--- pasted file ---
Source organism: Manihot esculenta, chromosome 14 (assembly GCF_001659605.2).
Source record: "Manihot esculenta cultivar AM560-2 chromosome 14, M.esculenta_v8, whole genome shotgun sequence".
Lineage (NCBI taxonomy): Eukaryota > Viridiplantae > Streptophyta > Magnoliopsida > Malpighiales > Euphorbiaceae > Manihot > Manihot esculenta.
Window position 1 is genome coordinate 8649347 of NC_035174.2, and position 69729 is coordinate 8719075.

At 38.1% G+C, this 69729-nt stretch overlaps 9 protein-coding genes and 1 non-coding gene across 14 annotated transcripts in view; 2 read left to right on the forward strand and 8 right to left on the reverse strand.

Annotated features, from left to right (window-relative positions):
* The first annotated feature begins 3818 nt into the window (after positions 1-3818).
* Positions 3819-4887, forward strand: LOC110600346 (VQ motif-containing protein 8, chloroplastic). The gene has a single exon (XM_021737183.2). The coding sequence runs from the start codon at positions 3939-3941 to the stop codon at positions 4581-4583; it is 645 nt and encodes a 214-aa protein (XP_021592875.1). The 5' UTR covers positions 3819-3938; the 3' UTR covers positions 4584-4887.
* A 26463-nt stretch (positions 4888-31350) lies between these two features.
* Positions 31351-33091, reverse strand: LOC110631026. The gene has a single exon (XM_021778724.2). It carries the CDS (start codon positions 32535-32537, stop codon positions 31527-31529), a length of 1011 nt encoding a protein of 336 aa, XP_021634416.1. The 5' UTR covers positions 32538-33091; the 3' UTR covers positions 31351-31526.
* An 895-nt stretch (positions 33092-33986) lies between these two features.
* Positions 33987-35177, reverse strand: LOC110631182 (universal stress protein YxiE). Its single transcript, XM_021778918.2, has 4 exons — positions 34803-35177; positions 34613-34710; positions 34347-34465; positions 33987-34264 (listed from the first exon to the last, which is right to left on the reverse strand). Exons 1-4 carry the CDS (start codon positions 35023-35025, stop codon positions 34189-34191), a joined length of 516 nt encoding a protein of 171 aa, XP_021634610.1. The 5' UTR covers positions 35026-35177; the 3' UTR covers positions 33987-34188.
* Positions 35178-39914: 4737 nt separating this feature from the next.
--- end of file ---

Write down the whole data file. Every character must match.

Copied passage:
Source organism: Manihot esculenta, chromosome 14 (assembly GCF_001659605.2).
Source record: "Manihot esculenta cultivar AM560-2 chromosome 14, M.esculenta_v8, whole genome shotgun sequence".
Lineage (NCBI taxonomy): Eukaryota > Viridiplantae > Streptophyta > Magnoliopsida > Malpighiales > Euphorbiaceae > Manihot > Manihot esculenta.
Window position 1 is genome coordinate 8649347 of NC_035174.2, and position 69729 is coordinate 8719075.

At 38.1% G+C, this 69729-nt stretch overlaps 9 protein-coding genes and 1 non-coding gene across 14 annotated transcripts in view; 2 read left to right on the forward strand and 8 right to left on the reverse strand.

Annotated features, from left to right (window-relative positions):
* The first annotated feature begins 3818 nt into the window (after positions 1-3818).
* Positions 3819-4887, forward strand: LOC110600346 (VQ motif-containing protein 8, chloroplastic). The gene has a single exon (XM_021737183.2). The coding sequence runs from the start codon at positions 3939-3941 to the stop codon at positions 4581-4583; it is 645 nt and encodes a 214-aa protein (XP_021592875.1). The 5' UTR covers positions 3819-3938; the 3' UTR covers positions 4584-4887.
* A 26463-nt stretch (positions 4888-31350) lies between these two features.
* Positions 31351-33091, reverse strand: LOC110631026. The gene has a single exon (XM_021778724.2). It carries the CDS (start codon positions 32535-32537, stop codon positions 31527-31529), a length of 1011 nt encoding a protein of 336 aa, XP_021634416.1. The 5' UTR covers positions 32538-33091; the 3' UTR covers positions 31351-31526.
* An 895-nt stretch (positions 33092-33986) lies between these two features.
* Positions 33987-35177, reverse strand: LOC110631182 (universal stress protein YxiE). Its single transcript, XM_021778918.2, has 4 exons — positions 34803-35177; positions 34613-34710; positions 34347-34465; positions 33987-34264 (listed from the first exon to the last, which is right to left on the reverse strand). Exons 1-4 carry the CDS (start codon positions 35023-35025, stop codon positions 34189-34191), a joined length of 516 nt encoding a protein of 171 aa, XP_021634610.1. The 5' UTR covers positions 35026-35177; the 3' UTR covers positions 33987-34188.
* Positions 35178-39914: 4737 nt separating this feature from the next.